"In June 2011, republicans in wisconsin revealed plans to repeal child labor laws. Here is the expectations of this new law:

-16 and 17 year olds will be able to work unlimited hours per week.
-16 and 17 year olds will be able to work unlimited hours per day (except during school hours)
-14 and 15 year olds will be able to work until 8PM
-Teens of all ages will still be banned from working during their school hours.
-16 and 17 year olds will no longer be required to work a maximum of 6 days per week, but instead be allowed to work 7 days per week.

This means that teenagers are going to be allowed to work unlimited hours.

For the education: Teenagers can do their schoolwork BEFORE going to work. This way, their job won’t interfere with their education.
And yes I have heard the republican rhetoric about anyone who does not produce anything is a leech, Thank the leech fireman patrolman teacher or garbage collector if you appreciate the services. If Government leech jobs are so despicable why are teabaggers spending millions to try and get one!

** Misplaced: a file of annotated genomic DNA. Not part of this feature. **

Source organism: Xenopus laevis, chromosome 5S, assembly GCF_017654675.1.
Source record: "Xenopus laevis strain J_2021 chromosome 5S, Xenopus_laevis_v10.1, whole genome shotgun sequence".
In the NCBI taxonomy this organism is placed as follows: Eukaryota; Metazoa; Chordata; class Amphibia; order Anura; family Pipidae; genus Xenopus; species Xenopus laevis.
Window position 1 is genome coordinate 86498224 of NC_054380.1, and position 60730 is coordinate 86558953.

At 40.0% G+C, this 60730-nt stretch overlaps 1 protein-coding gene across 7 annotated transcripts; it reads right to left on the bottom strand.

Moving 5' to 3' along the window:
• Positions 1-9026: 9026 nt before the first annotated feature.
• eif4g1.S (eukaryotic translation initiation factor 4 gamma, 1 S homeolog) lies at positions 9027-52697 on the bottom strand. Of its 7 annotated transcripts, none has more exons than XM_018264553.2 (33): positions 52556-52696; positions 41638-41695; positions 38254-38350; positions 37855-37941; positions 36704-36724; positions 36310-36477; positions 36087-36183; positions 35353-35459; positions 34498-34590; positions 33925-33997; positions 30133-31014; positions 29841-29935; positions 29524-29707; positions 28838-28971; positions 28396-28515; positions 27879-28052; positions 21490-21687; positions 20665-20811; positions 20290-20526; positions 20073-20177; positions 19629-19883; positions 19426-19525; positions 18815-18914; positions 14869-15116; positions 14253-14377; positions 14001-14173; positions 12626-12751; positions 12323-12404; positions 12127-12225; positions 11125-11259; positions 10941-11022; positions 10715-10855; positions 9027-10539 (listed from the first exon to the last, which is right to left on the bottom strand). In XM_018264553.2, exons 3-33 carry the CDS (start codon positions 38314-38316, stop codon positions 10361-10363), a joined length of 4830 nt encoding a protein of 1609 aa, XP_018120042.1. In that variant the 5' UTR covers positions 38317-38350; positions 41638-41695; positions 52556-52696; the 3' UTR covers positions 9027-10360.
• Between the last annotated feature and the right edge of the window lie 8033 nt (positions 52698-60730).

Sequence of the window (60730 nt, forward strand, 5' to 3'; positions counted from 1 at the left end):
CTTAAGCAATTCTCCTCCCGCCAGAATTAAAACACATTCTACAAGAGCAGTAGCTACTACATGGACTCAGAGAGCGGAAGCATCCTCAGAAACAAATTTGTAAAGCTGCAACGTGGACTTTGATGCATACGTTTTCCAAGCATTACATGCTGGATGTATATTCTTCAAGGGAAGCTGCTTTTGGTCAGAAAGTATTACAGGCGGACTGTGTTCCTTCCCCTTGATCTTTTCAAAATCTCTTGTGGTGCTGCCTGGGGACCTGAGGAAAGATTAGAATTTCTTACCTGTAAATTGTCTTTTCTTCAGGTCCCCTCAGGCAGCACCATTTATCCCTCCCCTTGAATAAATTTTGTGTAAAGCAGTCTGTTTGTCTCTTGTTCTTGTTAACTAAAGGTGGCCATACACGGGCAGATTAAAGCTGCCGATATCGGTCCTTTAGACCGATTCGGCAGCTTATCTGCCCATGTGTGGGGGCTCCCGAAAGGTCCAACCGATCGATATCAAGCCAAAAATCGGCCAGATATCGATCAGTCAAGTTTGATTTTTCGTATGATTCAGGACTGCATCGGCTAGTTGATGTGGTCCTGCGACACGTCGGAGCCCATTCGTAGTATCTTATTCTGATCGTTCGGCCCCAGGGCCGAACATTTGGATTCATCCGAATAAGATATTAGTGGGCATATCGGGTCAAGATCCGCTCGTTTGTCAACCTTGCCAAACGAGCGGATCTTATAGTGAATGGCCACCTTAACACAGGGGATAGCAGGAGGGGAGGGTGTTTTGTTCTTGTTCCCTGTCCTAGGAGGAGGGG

Registering Poor To Vote Is Like Giving Burglary Tools To Criminals

I don’t think that was the intent of the conceal carry law passed by Republican walker in WI.

So waterboy, I’m not sure what you’re saying to me about it all. My point was that BIG business is actually what spawned the very conditions that made BIG labor necessary - all of that ugly stuff you mention. It doesn’t exist somehow “naturally” and all by itself. It came along with a particular kind of business organization - the massive corporate one.

This is all in a context of a thread where the tendency will be to beat up on big labor. Well, big labor is bad - because big is bad. But as long as there are big corporations, you can’t do without big labor since the ugly it brings will be a lot less than the ugly you have without it.

The days I would go back to are the ones before the massive corporations.